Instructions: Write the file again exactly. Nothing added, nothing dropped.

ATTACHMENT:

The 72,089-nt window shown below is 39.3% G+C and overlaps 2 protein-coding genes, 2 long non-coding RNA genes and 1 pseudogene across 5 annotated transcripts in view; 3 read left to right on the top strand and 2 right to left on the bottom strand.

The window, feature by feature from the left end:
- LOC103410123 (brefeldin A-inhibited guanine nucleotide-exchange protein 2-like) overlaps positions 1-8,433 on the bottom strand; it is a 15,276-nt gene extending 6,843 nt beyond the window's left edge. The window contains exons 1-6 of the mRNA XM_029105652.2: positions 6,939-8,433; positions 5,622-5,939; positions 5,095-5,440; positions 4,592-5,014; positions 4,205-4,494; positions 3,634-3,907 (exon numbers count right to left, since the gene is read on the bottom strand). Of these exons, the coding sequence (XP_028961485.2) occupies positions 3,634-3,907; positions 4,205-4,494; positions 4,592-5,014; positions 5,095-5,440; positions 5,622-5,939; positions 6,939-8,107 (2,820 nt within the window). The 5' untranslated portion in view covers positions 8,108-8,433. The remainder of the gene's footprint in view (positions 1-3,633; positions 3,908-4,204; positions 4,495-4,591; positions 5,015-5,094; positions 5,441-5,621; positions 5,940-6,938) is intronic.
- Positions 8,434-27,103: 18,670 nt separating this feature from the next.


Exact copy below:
The 72,089-nt window shown below is 39.3% G+C and overlaps 2 protein-coding genes, 2 long non-coding RNA genes and 1 pseudogene across 5 annotated transcripts in view; 3 read left to right on the top strand and 2 right to left on the bottom strand.

The window, feature by feature from the left end:
- LOC103410123 (brefeldin A-inhibited guanine nucleotide-exchange protein 2-like) overlaps positions 1-8,433 on the bottom strand; it is a 15,276-nt gene extending 6,843 nt beyond the window's left edge. The window contains exons 1-6 of the mRNA XM_029105652.2: positions 6,939-8,433; positions 5,622-5,939; positions 5,095-5,440; positions 4,592-5,014; positions 4,205-4,494; positions 3,634-3,907 (exon numbers count right to left, since the gene is read on the bottom strand). Of these exons, the coding sequence (XP_028961485.2) occupies positions 3,634-3,907; positions 4,205-4,494; positions 4,592-5,014; positions 5,095-5,440; positions 5,622-5,939; positions 6,939-8,107 (2,820 nt within the window). The 5' untranslated portion in view covers positions 8,108-8,433. The remainder of the gene's footprint in view (positions 1-3,633; positions 3,908-4,204; positions 4,495-4,591; positions 5,015-5,094; positions 5,441-5,621; positions 5,940-6,938) is intronic.
- Positions 8,434-27,103: 18,670 nt separating this feature from the next.